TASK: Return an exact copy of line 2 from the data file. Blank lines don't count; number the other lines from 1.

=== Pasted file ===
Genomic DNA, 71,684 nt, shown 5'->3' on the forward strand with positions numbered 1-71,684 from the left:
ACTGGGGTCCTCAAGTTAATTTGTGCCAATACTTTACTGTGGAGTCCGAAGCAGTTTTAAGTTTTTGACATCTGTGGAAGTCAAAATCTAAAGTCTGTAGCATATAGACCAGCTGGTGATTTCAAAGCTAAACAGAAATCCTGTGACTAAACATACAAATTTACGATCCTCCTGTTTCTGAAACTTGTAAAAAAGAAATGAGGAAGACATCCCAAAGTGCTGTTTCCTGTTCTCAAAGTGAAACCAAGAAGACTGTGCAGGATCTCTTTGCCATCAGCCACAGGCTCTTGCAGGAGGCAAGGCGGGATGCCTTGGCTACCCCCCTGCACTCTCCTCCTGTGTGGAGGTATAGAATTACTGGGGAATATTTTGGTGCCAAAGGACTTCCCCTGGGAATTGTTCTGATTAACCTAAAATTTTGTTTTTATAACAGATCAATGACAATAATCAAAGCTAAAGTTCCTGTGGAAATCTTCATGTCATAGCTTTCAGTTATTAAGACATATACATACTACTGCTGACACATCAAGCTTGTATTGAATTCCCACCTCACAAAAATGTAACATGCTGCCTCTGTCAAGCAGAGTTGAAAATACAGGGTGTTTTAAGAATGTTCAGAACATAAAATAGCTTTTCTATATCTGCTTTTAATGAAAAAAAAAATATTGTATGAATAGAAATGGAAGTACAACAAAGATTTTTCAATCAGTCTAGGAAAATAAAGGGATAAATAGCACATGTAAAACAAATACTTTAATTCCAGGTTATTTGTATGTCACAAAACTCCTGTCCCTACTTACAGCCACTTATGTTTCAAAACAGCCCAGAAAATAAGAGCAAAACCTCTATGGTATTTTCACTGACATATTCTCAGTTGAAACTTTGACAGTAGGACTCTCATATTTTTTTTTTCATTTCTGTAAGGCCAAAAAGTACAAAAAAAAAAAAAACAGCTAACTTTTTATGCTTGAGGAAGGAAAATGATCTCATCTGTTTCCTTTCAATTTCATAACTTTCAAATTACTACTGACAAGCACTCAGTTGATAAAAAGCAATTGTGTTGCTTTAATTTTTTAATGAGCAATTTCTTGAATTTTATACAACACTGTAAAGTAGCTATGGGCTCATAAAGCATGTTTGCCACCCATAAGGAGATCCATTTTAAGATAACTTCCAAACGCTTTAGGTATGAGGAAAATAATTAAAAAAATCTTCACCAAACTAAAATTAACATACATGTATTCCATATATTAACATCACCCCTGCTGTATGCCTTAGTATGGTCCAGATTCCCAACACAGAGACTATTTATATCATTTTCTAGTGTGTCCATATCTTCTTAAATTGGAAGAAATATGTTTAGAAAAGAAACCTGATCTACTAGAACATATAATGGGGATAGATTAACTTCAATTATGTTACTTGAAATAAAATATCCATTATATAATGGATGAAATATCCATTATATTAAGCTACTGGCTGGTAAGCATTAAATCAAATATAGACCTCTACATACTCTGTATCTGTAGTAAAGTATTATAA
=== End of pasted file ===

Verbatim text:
ACTGGGGTCCTCAAGTTAATTTGTGCCAATACTTTACTGTGGAGTCCGAAGCAGTTTTAAGTTTTTGACATCTGTGGAAGTCAAAATCTAAAGTCTGTAGCATATAGACCAGCTGGTGATTTCAAAGCTAAACAGAAATCCTGTGACTAAACATACAAATTTACGATCCTCCTGTTTCTGAAACTTGTAAAAAAGAAATGAGGAAGACATCCCAAAGTGCTGTTTCCTGTTCTCAAAGTGAAACCAAGAAGACTGTGCAGGATCTCTTTGCCATCAGCCACAGGCTCTTGCAGGAGGCAAGGCGGGATGCCTTGGCTACCCCCCTGCACTCTCCTCCTGTGTGGAGGTATAGAATTACTGGGGAATATTTTGGTGCCAAAGGACTTCCCCTGGGAATTGTTCTGATTAACCTAAAATTTTGTTTTTATAACAGATCAATGACAATAATCAAAGCTAAAGTTCCTGTGGAAATCTTCATGTCATAGCTTTCAGTTATTAAGACATATACATACTACTGCTGACACATCAAGCTTGTATTGAATTCCCACCTCACAAAAATGTAACATGCTGCCTCTGTCAAGCAGAGTTGAAAATACAGGGTGTTTTAAGAATGTTCAGAACATAAAATAGCTTTTCTATATCTGCTTTTAATGAAAAAAAAAATATTGTATGAATAGAAATGGAAGTACAACAAAGATTTTTCAATCAGTCTAGGAAAATAAAGGGATAAATAGCACATGTAAAACAAATACTTTAATTCCAGGTTATTTGTATGTCACAAAACTCCTGTCCCTACTTACAGCCACTTATGTTTCAAAACAGCCCAGAAAATAAGAGCAAAACCTCTATGGTATTTTCACTGACATATTCTCAGTTGAAACTTTGACAGTAGGACTCTCATATTTTTTTTTTCATTTCTGTAAGGCCAAAAAGTACAAAAAAAAAAAAAACAGCTAACTTTTTATGCTTGAGGAAGGAAAATGATCTCATCTGTTTCCTTTCAATTTCATAACTTTCAAATTACTACTGACAAGCACTCAGTTGATAAAAAGCAATTGTGTTGCTTTAATTTTTTAATGAGCAATTTCTTGAATTTTATACAACACTGTAAAGTAGCTATGGGCTCATAAAGCATGTTTGCCACCCATAAGGAGATCCATTTTAAGATAACTTCCAAACGCTTTAGGTATGAGGAAAATAATTAAAAAAATCTTCACCAAACTAAAATTAACATACATGTATTCCATATATTAACATCACCCCTGCTGTATGCCTTAGTATGGTCCAGATTCCCAACACAGAGACTATTTATATCATTTTCTAGTGTGTCCATATCTTCTTAAATTGGAAGAAATATGTTTAGAAAAGAAACCTGATCTACTAGAACATATAATGGGGATAGATTAACTTCAATTATGTTACTTGAAATAAAATATCCATTATATAATGGATGAAATATCCATTATATTAAGCTACTGGCTGGTAAGCATTAAATCAAATATAGACCTCTACATACTCTGTATCTGTAGTAAAGTATTATAA